Every sport, at their core, has simple goals and strategies. For basketball, it’s getting the ball in the hoop and preventing the other team from doing the same. The team who can do both, or at the very least one of these things, better than the other wins. The Lakers, in five regular season games, have been good at both just once – the first game where they blew out the Clippers. Since then they have gotten blown out by Golden State and Dallas, outsmarted and outhustled against the Spurs, and barely won by the skin of their teeth versus Atlanta. So far we’ve learned one thing about this team, and that’s that they don’t take to simplicity well.
After giving up 35 points to the Mavericks in the first quarter, while only able to score 22 themselves, the Lakers continued to make decisions contrary to the solution that could have won them this game. Down 16 points in the second quarter and running ahead with the ball, by all means, Pau Gasol, shoot a three in transition (miss). Down by 30 points in the third quarter after Jose Calderon hit a three, Jordan Farmar pulls for a jumper (again, miss). The Lakers were raining bricks on Dallas tonight, opting always for the low-percentage shot over the inside game that provides a better chance to score.
For a second time this season, the Lakers looked lost from every corner of the court, and the Mavericks took advantage, taking the 123-104 victory.
Monta Ellis – 30 points on 11-14 from the field, a perfect 8-8 from the free throw line and six rebounds. Once a scorer, always a scorer and Ellis is one of the league’s prolific ones. Not known for his three-point shot, Ellis scored most from mid-range and inside, often beating his man off the dribble and heading in for a layup. No Steve Blake or Nick Young could stop him tonight.
Nick Young – Speaking of Nick Young, he couldn’t stop Ellis, but he did what he could on the offensive end, going 8-12 from the field for his team-leading 21 points. Coming off the bench seems to have aided Young in his offensive struggles as a starter.
Defense – Where to begin with the defense? How about zero, because there was none on the perimeter (13-27 from downtown for the Mavs) and none whatsoever inside the arc either (52-36 advantage for Dallas in the paint). The Mavs strolled so easily and so often to the basket for layups and dunks that the Lakers may have well just sat out. Communication is important on the offensive end, but it is even more so vital on defense, and the Lakers are not heeding.
No Rebounds, No Rings – The Lakers played all thirteen dressed players tonight, and three had absolutely no boards (Young, Shawne Williams, who only played about five minutes, and Steve Blake). Pau Gasol, a historically good rebounder, had just eight boards in 31 minutes, which wouldn’t seem so disappointing if not for the rest of his team barely fighting for rebounds themselves. Dallas grabbed 50 rebounds to the Lakers’ 35. With all the shots they missed, they could have given themselves more chances to score, but chose not to bother.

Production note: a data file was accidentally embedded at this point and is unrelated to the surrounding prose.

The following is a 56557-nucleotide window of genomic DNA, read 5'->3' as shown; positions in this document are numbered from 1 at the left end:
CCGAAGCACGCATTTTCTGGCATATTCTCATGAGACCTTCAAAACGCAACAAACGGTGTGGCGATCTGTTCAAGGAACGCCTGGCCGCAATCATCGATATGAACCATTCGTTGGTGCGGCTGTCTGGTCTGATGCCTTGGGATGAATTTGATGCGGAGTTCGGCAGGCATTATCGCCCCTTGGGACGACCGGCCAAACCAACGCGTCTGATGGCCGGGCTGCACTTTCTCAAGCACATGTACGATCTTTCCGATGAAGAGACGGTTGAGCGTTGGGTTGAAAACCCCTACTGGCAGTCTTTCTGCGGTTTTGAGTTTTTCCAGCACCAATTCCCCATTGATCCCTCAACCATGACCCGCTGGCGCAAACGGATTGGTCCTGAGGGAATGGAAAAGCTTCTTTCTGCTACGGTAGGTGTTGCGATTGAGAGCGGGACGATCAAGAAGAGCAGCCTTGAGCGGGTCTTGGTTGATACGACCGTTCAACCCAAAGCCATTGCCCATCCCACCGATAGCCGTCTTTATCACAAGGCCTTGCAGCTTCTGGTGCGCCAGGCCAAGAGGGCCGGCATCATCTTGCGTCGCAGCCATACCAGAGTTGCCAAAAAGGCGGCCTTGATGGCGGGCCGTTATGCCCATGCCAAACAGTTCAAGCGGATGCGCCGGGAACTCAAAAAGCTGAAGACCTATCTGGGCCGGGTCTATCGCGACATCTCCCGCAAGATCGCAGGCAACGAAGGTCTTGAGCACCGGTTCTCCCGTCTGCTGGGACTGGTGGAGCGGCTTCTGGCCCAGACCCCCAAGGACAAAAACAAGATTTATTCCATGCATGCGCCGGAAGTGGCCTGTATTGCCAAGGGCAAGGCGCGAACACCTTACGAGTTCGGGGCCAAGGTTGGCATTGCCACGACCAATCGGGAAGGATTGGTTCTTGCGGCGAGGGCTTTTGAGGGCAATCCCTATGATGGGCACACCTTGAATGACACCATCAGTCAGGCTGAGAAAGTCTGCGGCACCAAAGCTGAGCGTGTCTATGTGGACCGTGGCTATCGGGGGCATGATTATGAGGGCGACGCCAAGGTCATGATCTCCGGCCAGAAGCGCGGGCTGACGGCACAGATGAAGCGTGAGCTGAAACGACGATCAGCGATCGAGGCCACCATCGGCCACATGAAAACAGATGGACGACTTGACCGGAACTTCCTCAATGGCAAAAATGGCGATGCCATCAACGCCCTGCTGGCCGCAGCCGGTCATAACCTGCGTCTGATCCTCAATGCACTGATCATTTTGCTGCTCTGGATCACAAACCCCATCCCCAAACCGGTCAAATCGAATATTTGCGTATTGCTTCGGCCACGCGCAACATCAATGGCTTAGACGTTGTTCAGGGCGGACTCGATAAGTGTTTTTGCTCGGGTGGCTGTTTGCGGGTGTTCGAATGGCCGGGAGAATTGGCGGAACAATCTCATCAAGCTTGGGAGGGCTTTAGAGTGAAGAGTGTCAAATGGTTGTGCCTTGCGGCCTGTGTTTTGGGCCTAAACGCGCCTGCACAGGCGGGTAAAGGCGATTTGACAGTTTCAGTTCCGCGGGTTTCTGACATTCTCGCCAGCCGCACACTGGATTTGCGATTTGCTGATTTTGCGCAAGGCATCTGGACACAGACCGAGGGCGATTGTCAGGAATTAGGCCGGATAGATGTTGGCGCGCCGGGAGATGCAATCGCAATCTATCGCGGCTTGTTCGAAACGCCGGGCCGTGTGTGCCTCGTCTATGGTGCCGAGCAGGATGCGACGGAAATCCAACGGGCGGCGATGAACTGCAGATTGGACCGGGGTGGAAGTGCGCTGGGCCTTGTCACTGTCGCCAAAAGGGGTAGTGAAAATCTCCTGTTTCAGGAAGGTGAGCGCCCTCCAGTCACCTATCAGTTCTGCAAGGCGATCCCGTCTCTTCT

Lack of Leadership – Kobe Bryant on the sidelines, advising teammates during the game, shows more leadership in a suit than the veterans on this team who are out there on the floor. When your team has cut the lead from 30 points to just 12, where’s the leader to help close the gap even further? Who, out there, will barrel themselves to the basket to score and be fouled? Who is going to run plays to get the other players involved in the surge? Who is going to rebound every miss, contest every shot and play defense? It’s easy to point the finger at Mike D’Antoni, and to a certain extent the Lakers’ coaching staff, when the team plays as listless as they did tonight. But at a certain point in the game, and the early season while Bryant isn’t playing, there has to be someone else who will step up and be that guy. There is no Derek Fisher on this team to back up Bryant, but there is Gasol. Nash is a veteran leader and D’Antoni’s guy, true, but this isn’t his team. While Bryant is re-conditioning for his return, Gasol needs to take the reigns on this team. He needs to shoulder the load. He needs to lead the way, and 10 points on 4-9 from the field, with eight rebounds, four assists and zero blocks is not the way to do it.
Each morning, I start my day with a simple request: Make good choices. It’s time the Lakers (players and coaches alike) start asking the same of themselves. They’re making the game harder than it has to be by making disappointing and baffling decisions on the court. Keep the game simple. Field goal percentage down? Take higher percentage attempts. Getting outrebounded? Rebound more. Have a size advantage? Feed it inside. Opponents scoring too easily, communicate on defense.
This Laker team has shown their potential, even without an active Kobe Bryant. But they can’t seem to show it in consecutive efforts. Fortunately for them, there are still 77 games to go.